There are hundreds of covers of Jackson C. Frank songs on YouTube. Only slightly fewer on Spotify. Most of them are of Frank’s best-known song, “Blues Run the Game.” Other covers are harder to find. “Milk and Honey” was popular to sing in the ’60s, with Sandy Denny and Nick Drake, among others, recording versions. It’s not clear whether Frank lived to hear a cover of what he said was his favorite song, “My Name is Carnival.” He was quoted as saying he never understood why someone didn’t cover it. His friend Bert Jansch did in 1998—and two more bands followed with versions in 2010; Frank died in 1999. Also included in this mix are songs about Frank, and the traditional folk ballad “I Wish I Was a Mole in the Ground,” first set down by Bascom Lamar Lunsford, that inspired Frank’s “Kimbie.”
Listening to these songs together, I am struck by the commonalities: the sadness, the sweetness. The songs are calming. Even when sung by other people, the empathy translates. His catalogue, all together, feels like a balm.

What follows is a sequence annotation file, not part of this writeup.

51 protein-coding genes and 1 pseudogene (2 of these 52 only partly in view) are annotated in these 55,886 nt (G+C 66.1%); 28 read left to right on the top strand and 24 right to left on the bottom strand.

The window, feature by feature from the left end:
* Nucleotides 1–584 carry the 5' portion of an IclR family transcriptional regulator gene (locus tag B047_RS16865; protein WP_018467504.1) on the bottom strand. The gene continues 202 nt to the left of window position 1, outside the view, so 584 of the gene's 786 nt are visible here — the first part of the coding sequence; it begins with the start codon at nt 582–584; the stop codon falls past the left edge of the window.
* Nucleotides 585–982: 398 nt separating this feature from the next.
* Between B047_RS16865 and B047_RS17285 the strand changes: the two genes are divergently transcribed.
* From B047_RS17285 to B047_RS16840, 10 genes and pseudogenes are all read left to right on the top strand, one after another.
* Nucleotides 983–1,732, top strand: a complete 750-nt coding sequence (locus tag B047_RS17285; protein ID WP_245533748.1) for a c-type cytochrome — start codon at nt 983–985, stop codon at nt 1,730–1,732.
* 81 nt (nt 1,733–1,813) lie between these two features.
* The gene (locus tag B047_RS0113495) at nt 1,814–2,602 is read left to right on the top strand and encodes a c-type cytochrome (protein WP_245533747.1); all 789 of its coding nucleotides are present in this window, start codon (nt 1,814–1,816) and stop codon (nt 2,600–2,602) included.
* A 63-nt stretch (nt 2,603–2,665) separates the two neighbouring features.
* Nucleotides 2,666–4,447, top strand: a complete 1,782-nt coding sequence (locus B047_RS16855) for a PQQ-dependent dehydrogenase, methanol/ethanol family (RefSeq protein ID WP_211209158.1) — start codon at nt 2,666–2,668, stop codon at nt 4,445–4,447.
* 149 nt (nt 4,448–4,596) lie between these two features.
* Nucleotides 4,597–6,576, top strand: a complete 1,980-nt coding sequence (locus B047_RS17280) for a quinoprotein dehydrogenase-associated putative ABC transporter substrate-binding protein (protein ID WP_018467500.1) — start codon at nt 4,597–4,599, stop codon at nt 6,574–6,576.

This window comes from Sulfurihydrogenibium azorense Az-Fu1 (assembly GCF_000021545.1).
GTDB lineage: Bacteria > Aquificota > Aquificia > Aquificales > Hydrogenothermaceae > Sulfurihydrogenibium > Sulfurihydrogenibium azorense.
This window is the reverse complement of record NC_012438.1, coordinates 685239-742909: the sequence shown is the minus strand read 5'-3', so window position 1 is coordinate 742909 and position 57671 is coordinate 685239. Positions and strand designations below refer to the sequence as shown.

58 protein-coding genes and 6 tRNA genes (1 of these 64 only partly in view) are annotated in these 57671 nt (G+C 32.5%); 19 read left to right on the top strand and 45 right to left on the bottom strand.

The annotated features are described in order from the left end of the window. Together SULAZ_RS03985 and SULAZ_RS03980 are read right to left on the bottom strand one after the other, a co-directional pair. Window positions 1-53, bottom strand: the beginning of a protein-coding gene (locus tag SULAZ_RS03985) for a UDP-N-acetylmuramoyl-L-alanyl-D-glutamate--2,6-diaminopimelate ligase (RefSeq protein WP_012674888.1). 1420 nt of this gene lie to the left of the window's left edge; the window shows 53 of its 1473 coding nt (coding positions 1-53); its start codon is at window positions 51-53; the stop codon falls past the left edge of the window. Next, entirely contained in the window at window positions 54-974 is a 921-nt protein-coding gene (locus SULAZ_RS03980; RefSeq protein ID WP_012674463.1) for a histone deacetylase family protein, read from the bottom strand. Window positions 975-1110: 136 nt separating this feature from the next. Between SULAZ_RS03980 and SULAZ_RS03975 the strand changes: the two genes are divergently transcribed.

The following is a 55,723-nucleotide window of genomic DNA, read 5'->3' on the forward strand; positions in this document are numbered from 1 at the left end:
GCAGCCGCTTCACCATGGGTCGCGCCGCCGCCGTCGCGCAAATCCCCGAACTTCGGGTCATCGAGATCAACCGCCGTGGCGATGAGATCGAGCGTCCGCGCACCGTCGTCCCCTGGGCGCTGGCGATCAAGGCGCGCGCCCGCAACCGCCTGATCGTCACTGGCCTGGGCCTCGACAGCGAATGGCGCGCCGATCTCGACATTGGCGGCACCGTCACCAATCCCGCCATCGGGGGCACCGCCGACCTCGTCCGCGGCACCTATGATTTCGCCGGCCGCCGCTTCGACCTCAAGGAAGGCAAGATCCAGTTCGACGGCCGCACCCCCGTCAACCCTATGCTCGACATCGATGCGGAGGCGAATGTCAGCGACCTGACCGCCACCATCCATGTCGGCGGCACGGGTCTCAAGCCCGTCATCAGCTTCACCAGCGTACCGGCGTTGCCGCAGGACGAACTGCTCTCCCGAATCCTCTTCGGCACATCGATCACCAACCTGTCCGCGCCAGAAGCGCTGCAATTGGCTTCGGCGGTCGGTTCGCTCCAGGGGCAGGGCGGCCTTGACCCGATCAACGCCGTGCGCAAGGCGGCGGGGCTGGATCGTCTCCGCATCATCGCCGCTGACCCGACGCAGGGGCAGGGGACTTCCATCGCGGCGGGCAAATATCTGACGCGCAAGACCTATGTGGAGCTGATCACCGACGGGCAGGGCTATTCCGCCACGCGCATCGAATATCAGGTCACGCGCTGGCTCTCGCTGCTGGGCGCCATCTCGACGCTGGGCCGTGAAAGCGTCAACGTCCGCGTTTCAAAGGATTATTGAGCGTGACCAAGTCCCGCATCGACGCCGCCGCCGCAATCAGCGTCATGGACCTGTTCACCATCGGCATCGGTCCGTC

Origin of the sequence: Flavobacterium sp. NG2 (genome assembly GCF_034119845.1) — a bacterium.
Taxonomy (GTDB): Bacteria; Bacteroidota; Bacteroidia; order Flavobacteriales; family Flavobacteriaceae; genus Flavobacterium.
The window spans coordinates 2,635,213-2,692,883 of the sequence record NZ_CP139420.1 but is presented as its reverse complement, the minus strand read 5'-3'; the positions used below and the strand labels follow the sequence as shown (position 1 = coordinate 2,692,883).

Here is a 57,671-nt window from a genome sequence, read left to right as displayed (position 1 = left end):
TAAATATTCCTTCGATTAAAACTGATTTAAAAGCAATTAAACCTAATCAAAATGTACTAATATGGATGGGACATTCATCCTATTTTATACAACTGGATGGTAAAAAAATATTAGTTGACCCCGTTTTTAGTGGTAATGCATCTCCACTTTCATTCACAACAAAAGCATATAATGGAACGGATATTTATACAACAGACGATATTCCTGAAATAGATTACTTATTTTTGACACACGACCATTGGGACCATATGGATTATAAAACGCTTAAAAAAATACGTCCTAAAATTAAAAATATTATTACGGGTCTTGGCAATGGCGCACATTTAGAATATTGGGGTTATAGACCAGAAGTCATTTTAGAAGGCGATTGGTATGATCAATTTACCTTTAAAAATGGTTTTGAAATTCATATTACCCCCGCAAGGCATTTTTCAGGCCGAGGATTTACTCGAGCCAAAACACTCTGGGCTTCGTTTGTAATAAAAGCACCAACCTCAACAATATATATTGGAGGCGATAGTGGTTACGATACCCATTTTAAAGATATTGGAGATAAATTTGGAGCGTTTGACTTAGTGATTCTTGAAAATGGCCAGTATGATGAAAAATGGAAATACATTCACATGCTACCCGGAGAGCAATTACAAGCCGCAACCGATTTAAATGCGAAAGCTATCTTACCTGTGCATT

I’ve also included some Frank rarities, which are surprisingly catchy, along with “Marlene,” his song most clearly about the 1954 Cleveland Hill School fire, a tragedy which changed Frank’s life, almost ending it. Like traditional blues songs, none of these songs have bridges. They don’t need them. Rather, their bridges take the form of a voice softening or gathering intensity, vowels being swallowed, words almost lost. Frank’s bridges are only his hands, open and upturned to you.
[Editor’s note: Read “Snowfall Blues” by Alison Stine from our Winter 2015 issue.]